Melissa Farlow dreamed about horses when she was young girl and wrote a heart-felt letter to Roy Rogers asking him to send her Trigger. The following year her parents gave her a docile, one-eyed, old cow pony that chewed tobacco and ate watermelon rinds whom she adored.
Farlow has worked extensively in the American West for the National Geographic Society driving 20,000 miles to photograph public lands and a project on mustangs where she encountered wild horse herds in Nevada, California, Oregon, South Dakota, Wyoming and Montana. Besides 15 projects for National Geographic magazine, Farlow photographed for two books -- Wild Lands of the West and The Long Road South.
Farlow won a Pulitzer Prize with photo staff of the Courier-Journal and Louisville Times, and her portfolio was awarded honors while she worked at the Pittsburgh Press. She moved to freelance where besides Geographic, she is published in Smithsonian, GEO, LIFE, Sierra and National Geographic Traveler magazines and more than 40 books by various publishers. In addition, she has photographed projects for the Heinz Endowments and the Ford Foundation. Her images are recognized in multiple national and international competitions, and she was recently named into the Indiana Journalism Hall of Fame.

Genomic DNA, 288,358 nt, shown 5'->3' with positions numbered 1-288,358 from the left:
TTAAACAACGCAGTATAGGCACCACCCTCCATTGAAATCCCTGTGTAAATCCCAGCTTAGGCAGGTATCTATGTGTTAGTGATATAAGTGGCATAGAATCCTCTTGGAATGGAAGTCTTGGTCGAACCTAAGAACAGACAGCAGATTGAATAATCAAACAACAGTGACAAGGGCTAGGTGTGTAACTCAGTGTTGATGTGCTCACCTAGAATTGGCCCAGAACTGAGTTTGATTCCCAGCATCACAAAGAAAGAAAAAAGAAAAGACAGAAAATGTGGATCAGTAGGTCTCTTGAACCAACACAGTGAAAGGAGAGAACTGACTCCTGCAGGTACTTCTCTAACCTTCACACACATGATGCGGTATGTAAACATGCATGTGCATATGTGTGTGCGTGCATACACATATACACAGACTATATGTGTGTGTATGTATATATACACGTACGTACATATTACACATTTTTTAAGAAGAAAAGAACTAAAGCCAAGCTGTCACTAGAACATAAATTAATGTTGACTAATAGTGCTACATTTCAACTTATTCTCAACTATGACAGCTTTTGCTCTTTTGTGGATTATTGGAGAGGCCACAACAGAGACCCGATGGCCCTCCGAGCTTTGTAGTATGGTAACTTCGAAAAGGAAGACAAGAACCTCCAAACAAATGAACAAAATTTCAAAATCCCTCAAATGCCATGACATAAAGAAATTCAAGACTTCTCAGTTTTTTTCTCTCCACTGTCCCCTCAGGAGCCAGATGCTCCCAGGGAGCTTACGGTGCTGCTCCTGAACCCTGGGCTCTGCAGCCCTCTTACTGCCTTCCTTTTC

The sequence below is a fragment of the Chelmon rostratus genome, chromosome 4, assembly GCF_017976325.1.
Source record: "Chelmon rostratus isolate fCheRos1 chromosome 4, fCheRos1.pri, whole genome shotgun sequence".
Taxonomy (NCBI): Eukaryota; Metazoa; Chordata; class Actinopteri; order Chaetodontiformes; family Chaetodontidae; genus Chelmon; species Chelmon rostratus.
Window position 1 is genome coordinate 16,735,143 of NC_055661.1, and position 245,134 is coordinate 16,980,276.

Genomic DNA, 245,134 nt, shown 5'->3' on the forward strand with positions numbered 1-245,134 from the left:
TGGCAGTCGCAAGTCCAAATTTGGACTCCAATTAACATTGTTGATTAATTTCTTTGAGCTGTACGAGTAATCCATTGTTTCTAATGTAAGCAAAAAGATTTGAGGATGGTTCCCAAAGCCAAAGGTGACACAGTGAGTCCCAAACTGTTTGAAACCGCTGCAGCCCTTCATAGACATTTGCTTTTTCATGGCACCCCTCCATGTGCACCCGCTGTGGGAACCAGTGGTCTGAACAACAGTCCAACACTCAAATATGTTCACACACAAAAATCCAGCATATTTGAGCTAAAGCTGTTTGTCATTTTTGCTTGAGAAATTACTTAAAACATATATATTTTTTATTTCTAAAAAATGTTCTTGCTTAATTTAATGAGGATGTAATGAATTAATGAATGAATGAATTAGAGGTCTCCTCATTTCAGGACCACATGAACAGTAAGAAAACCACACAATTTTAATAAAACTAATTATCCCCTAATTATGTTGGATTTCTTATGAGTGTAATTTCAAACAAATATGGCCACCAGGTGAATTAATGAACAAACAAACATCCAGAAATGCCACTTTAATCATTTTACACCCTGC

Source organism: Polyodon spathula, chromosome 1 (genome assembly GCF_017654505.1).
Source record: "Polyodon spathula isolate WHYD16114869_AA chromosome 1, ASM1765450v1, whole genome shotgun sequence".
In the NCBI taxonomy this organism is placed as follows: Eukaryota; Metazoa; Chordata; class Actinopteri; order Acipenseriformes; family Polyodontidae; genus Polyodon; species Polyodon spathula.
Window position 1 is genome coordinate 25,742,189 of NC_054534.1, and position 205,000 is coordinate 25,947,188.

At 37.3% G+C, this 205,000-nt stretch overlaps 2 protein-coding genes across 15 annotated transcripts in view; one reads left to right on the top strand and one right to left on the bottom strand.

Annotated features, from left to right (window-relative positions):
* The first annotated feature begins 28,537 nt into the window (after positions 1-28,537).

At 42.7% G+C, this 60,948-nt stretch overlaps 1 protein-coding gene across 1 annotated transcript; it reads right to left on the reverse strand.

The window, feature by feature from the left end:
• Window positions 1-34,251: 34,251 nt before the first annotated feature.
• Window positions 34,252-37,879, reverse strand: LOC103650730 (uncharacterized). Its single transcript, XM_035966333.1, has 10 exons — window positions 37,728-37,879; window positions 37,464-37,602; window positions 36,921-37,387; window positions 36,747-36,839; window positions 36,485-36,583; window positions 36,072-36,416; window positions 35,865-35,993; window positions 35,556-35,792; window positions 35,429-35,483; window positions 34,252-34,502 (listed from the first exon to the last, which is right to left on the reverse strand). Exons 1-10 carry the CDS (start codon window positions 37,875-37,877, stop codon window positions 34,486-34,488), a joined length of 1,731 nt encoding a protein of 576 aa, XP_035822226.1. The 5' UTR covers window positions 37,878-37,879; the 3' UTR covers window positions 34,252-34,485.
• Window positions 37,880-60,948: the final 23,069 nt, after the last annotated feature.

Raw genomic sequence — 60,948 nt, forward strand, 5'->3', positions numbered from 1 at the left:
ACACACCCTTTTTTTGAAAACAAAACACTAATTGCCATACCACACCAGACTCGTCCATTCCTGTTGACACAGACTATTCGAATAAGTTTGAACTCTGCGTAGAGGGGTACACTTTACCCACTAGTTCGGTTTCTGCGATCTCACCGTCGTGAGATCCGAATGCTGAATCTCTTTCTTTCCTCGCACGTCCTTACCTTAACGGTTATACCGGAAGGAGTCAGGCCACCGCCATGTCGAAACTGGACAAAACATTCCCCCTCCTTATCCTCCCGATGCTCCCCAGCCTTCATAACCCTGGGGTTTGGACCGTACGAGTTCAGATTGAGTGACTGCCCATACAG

Farlow received journalism degrees from the University of Missouri where she taught photojournalism classes, and from Indiana University where in 2012 she received a Distinguished Alumni Award. She and her husband, Randy Olson, also a longtime National Geographic contributing photographer have traveled to over 50 countries in the past 20 years on assignments. In addition, they lecture, teach workshops and are on the faculty of the Missouri Photo Workshop.